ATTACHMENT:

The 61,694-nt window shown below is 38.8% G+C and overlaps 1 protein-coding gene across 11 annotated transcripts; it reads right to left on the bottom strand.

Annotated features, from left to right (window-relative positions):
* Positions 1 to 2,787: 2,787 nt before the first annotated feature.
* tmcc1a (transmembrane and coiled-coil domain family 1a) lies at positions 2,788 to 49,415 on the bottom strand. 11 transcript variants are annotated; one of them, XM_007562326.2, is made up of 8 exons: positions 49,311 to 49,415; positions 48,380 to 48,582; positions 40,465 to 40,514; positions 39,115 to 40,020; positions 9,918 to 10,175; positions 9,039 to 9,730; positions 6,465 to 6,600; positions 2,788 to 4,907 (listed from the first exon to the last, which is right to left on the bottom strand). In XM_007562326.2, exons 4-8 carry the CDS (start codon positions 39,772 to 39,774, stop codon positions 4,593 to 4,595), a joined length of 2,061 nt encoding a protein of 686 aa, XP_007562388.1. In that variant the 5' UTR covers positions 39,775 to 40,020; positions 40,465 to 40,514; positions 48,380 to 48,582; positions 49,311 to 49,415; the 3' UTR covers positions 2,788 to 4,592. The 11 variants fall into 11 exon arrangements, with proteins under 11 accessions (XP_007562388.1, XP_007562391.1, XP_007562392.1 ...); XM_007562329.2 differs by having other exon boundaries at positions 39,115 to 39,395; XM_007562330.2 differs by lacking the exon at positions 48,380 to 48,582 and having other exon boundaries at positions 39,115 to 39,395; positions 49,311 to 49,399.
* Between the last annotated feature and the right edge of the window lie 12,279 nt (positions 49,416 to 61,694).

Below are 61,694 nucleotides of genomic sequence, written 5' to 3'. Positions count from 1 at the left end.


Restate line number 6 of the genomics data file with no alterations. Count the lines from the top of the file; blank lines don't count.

Below are 61,694 nucleotides of genomic sequence, written 5' to 3'. Positions count from 1 at the left end.